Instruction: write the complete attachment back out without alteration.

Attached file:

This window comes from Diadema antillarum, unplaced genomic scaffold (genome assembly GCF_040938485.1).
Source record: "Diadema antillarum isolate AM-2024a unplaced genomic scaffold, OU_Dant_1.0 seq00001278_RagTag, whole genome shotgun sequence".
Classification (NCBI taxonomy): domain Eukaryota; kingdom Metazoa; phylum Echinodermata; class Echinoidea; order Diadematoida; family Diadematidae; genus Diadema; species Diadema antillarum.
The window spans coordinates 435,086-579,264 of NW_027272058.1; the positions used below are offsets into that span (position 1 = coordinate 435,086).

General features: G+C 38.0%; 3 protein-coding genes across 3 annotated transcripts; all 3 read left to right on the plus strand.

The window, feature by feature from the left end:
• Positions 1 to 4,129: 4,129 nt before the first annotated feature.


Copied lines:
This window comes from Diadema antillarum, unplaced genomic scaffold (genome assembly GCF_040938485.1).
Source record: "Diadema antillarum isolate AM-2024a unplaced genomic scaffold, OU_Dant_1.0 seq00001278_RagTag, whole genome shotgun sequence".
Classification (NCBI taxonomy): domain Eukaryota; kingdom Metazoa; phylum Echinodermata; class Echinoidea; order Diadematoida; family Diadematidae; genus Diadema; species Diadema antillarum.
The window spans coordinates 435,086-579,264 of NW_027272058.1; the positions used below are offsets into that span (position 1 = coordinate 435,086).

General features: G+C 38.0%; 3 protein-coding genes across 3 annotated transcripts; all 3 read left to right on the plus strand.

The window, feature by feature from the left end:
• Positions 1 to 4,129: 4,129 nt before the first annotated feature.